The "J" Curve of Employee Accountability

The "J" Curve of Employee Accountability  

By Peter Barron Stark | May 26th, 2010 | Communication / Leadership / Leading Change

What to expect when you begin to hold employees accountable

When you begin to hold employees accountable, it is important to remember that morale may go down before it rises to a higher level. We call this riding the “J” curve of workplace excellence. When you start on the accountability trail, some employees may become resentful. If you are a new leader to a team, you know what this feels like. The employee wants to tell you something like this: “I liked my old boss a lot better. My old boss did not bug me and I didn’t bug her. You annoy me, and I would be a whole lot happier if you would just leave me alone.”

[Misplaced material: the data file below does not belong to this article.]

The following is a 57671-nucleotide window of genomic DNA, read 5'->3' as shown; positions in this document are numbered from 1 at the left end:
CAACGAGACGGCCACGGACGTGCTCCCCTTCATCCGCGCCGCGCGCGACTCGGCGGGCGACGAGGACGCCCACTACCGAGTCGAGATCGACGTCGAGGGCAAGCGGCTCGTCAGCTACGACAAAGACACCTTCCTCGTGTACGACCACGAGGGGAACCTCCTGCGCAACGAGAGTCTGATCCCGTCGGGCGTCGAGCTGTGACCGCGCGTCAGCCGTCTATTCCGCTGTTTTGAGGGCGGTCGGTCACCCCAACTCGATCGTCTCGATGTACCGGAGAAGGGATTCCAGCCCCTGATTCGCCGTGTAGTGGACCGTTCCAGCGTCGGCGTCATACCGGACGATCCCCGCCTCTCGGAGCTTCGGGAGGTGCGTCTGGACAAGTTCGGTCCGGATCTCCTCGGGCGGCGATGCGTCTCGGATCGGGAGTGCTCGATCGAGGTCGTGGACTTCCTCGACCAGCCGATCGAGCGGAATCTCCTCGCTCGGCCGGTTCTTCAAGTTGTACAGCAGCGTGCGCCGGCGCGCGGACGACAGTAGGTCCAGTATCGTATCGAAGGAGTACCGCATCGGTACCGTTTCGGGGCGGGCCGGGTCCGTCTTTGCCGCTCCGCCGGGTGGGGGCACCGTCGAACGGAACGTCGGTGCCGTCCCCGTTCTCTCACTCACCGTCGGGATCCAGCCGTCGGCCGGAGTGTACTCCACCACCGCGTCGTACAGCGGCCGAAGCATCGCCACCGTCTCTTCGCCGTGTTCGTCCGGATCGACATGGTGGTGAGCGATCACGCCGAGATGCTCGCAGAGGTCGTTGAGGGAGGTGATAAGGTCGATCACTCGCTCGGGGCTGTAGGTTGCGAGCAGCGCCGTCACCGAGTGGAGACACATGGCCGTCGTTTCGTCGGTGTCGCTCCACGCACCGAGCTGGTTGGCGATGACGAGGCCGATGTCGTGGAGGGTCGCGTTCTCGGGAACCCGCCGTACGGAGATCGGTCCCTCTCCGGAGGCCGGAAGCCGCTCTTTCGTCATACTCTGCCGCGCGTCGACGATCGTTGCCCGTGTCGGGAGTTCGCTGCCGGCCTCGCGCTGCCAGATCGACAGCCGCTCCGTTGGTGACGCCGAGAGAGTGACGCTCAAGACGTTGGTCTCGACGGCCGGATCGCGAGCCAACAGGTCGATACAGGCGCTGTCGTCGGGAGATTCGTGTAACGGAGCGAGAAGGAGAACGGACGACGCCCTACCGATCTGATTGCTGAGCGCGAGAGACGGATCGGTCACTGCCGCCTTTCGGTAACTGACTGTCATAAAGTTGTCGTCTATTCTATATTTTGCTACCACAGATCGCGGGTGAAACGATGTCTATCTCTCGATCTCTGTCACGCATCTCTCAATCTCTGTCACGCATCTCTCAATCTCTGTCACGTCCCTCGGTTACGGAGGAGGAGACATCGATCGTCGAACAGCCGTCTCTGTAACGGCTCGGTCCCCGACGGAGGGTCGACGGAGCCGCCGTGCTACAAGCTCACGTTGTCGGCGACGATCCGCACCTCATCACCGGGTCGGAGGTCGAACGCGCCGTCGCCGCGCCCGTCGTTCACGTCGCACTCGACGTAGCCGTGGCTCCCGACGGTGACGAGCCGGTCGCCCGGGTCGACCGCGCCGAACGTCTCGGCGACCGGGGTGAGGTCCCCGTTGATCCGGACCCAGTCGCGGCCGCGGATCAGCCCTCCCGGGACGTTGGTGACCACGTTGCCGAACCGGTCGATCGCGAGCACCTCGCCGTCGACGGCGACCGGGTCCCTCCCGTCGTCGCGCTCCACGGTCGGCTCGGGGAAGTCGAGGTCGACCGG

When you start to hold employees like this accountable, they, along with every other marginal employee, become disgruntled. Morale declines and starts to move toward the bottom of the “J” curve. The morale and motivation must go down to the starting point on the “J” before it can rise up to the top.

Being a great leader in search of the path that leads to workplace excellence is not for the faint of heart. Holding all employees accountable to clearly defined outcomes is hard work. With really difficult employees, it feels like a fight. Yet holding everyone accountable and holding onto the “J” for the entire ride takes you one step closer to creating workplace excellence.

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